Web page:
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|dc.description.abstract||Using a unique and comprehensive data set of monthly information on advertising spending in media outlets, we examine whether managers engage in real earnings management to meet quarterly financial reporting benchmarks. We extend prior literature by: (1) examining quarterly as opposed to annual earnings benchmarks and separating advertising from other expenses, which allows us to incorporate advertising’s unique characteristics; (2) exploring the possibility that managers could either reduce or boost advertising to increase chances of meeting an earnings benchmark; (3) investigating the timing, within a fiscal quarter, of altered advertising spending; and (4) analyzing actual activities as opposed to inferring them from reported expenses, which could also be influenced by accrual choices. Our analysis suggests that managers reduce their advertising spending to achieve the financial reporting goals of avoiding losses, avoiding earnings decrease, and meeting analysts’ forecasts. We find some evidence that advertising spending increases during the third month of a fiscal quarter. This increase is stronger for managers who have incentives to meet earnings benchmarks and whose firms have higher margins. We find no evidence of an increased tendency to alter advertising spending after the Sarbanes-Oxley Act.||en|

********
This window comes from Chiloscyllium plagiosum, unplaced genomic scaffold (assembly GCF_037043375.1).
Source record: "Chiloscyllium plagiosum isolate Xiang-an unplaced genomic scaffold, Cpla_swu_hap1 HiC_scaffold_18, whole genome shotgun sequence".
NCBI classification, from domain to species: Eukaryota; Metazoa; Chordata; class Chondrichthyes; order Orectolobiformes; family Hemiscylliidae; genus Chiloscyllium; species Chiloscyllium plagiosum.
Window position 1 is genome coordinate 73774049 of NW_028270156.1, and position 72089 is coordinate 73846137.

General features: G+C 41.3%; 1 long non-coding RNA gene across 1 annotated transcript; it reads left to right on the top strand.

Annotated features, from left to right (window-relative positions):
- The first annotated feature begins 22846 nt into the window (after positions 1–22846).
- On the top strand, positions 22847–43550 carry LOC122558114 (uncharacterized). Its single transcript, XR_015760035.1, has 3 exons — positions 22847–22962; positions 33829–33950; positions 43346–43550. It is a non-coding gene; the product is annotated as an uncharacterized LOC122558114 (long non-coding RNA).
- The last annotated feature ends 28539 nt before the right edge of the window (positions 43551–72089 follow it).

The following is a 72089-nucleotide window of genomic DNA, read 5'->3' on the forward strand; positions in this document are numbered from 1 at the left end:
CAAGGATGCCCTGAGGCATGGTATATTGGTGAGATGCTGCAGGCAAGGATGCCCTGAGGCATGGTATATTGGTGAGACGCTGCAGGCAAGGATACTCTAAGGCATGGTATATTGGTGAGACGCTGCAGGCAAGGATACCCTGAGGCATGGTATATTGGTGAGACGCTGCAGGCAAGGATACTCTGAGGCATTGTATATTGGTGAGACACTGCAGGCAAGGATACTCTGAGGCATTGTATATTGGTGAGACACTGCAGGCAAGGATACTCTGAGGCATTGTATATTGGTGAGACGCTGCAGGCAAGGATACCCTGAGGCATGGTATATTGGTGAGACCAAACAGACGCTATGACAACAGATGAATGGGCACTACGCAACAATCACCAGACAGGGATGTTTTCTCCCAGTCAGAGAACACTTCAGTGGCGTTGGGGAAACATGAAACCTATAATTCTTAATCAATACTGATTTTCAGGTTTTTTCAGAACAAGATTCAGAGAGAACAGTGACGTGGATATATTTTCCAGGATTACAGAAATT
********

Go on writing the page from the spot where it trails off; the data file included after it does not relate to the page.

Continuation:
|dc.relation.ispartofseries||Daniel A. Cohen-13||en|
|dc.title||The Use of Advertising Activities to Meet Earnings Benchmarks: Evidence from Monthly Data||en|
|Appears in Collections:||Accounting Working Papers|
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